Many people find it helpful to track their cycle by charting their changes, and the most common thing to chart is your basal body temperature (or BBT — see our glossary for more fertility acronyms).
If you are into data, this might be your thing. Your BBT is your temperature when you have slept at least 5 hours. By regularly monitoring and recording your BBT, you can track whether you’re ovulating (or even pregnant) because it will change slightly over the course of each cycle.
Personally, I was not one for charting basal body temperature, because it’s only truly clear that you’ve ovulated after the fact. I found that frustrating, but other women I know find it empowering. Charting your BBT can also be used to detect early pregnancy signs, and for many people that is the grand payoff of charting. Like I said, if you are into data, and you like knowing everything you can know, then charting your BBT and other signs is the way to go.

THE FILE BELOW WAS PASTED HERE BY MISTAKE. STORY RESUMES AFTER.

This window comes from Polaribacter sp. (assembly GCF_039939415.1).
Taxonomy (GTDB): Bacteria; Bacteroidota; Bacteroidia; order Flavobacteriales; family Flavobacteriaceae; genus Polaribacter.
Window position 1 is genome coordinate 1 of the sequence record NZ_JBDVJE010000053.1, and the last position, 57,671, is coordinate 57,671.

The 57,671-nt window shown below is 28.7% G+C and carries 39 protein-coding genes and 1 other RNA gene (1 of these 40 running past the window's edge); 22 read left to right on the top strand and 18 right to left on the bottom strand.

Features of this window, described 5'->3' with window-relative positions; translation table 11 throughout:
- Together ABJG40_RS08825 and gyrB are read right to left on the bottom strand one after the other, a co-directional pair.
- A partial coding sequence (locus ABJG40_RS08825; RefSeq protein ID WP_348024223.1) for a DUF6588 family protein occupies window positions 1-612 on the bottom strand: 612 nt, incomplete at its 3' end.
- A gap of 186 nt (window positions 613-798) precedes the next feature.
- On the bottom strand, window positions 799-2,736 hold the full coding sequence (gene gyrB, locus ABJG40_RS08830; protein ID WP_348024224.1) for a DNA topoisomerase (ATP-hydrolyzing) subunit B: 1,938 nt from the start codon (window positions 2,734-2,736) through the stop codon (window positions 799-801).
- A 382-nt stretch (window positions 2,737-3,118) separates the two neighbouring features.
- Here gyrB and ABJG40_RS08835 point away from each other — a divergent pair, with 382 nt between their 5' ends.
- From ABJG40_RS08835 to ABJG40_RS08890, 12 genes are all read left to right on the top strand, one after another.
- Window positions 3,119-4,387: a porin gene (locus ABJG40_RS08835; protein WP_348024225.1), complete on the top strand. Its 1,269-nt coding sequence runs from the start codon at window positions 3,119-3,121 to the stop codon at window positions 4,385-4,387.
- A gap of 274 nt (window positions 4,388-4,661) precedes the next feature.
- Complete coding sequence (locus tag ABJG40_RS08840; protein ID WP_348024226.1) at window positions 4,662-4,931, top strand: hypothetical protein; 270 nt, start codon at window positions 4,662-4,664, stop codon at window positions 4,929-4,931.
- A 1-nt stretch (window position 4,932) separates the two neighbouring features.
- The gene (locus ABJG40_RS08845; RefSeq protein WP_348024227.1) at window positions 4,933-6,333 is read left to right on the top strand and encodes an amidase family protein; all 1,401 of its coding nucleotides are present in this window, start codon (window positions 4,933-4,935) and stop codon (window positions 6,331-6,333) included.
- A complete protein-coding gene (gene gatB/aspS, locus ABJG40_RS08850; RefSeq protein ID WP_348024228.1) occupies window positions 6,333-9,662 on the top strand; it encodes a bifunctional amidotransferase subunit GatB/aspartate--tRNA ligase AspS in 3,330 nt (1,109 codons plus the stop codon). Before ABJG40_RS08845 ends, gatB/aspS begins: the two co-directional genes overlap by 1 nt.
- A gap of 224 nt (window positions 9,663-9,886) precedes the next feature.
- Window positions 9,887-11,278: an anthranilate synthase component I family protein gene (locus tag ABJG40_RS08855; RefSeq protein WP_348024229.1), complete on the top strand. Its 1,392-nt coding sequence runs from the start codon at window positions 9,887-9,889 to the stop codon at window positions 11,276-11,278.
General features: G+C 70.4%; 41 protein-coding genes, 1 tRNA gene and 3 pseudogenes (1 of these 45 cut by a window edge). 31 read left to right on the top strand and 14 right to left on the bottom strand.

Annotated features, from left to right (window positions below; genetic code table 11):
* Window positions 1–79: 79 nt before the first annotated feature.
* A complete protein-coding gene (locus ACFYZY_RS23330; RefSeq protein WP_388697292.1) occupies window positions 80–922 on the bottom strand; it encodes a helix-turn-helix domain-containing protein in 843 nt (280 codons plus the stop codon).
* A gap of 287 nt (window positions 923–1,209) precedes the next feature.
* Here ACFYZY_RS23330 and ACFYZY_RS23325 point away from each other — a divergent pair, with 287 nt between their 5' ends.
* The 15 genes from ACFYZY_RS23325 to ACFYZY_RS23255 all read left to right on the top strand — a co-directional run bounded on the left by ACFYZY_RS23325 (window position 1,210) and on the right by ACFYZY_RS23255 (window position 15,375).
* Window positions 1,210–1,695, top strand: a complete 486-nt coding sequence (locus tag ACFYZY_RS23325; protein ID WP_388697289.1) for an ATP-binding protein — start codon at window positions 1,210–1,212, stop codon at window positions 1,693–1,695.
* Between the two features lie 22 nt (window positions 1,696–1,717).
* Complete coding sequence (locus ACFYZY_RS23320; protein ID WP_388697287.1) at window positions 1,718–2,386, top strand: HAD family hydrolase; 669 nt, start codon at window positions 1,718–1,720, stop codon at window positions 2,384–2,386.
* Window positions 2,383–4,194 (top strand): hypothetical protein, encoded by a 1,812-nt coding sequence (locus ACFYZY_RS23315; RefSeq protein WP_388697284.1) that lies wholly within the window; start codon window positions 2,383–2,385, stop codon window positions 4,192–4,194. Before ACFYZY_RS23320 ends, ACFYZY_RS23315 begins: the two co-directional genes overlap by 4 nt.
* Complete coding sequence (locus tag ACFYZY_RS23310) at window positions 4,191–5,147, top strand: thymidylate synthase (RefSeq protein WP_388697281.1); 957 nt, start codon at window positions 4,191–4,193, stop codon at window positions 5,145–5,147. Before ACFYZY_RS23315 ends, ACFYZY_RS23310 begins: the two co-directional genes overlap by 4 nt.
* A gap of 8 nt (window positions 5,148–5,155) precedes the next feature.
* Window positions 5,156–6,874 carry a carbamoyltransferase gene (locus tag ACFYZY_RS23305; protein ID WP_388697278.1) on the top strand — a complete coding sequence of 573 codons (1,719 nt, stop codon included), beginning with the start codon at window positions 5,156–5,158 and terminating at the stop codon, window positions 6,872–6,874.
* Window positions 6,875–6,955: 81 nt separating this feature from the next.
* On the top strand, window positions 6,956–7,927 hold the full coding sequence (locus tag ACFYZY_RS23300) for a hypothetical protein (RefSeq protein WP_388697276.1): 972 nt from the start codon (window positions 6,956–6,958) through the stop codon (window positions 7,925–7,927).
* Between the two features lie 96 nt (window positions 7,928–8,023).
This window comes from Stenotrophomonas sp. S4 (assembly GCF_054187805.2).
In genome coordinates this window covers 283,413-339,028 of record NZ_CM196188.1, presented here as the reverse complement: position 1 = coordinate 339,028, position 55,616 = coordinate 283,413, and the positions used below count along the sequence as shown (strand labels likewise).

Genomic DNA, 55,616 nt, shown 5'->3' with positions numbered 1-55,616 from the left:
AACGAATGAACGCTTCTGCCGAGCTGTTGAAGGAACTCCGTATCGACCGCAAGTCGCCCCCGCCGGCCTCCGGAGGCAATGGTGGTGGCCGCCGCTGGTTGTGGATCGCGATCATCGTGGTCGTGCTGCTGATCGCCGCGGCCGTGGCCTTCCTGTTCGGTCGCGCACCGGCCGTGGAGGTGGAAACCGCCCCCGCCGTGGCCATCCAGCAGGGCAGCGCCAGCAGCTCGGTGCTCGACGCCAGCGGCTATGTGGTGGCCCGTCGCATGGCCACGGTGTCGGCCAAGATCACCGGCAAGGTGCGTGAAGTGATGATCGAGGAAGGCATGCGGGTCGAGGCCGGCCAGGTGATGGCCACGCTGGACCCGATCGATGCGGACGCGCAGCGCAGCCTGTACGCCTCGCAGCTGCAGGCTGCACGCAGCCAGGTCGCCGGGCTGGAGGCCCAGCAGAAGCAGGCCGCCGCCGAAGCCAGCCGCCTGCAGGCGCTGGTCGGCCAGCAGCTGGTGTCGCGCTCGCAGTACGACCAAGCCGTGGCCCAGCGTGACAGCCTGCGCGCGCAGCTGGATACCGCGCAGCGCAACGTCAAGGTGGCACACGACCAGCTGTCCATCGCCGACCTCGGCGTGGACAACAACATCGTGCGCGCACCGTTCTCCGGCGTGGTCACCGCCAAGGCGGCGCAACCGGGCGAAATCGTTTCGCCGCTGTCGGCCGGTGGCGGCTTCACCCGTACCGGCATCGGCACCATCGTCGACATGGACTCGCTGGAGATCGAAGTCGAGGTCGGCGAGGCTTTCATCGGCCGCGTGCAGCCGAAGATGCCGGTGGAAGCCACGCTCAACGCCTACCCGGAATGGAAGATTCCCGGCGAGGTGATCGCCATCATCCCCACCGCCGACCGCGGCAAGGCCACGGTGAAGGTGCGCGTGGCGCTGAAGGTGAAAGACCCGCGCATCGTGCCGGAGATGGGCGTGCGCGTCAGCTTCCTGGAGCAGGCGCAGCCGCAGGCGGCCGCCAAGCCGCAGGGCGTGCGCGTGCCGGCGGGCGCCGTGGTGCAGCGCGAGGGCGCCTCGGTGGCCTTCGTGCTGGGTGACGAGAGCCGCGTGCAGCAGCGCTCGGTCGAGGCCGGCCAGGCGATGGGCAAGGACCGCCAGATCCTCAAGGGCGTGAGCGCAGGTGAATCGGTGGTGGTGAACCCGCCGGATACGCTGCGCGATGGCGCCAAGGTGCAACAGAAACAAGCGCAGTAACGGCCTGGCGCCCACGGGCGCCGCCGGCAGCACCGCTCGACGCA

If you do end up seeking help from a fertility specialist or traditional Chinese medicine specialist, they most likely will ask to see your charts. Typically you need to chart for three months to have a baseline from which to understand if you are having any hormonal issues or fertility challenges. Among other issues, charting can reveal a short luteal phase or even potential thyroid issues.
We have a few tools in our Recommended Resources that let you track your BBT, plus other fertility signs like your cervical position, fluid, your period, and much more. Basically, they serve as a complete fertility tracking tool that lets you monitor everything in one place. Some apps also provide a great community of support from other TTC people. If you are into BBT charting, I would recommend the app Fertility Friend for you.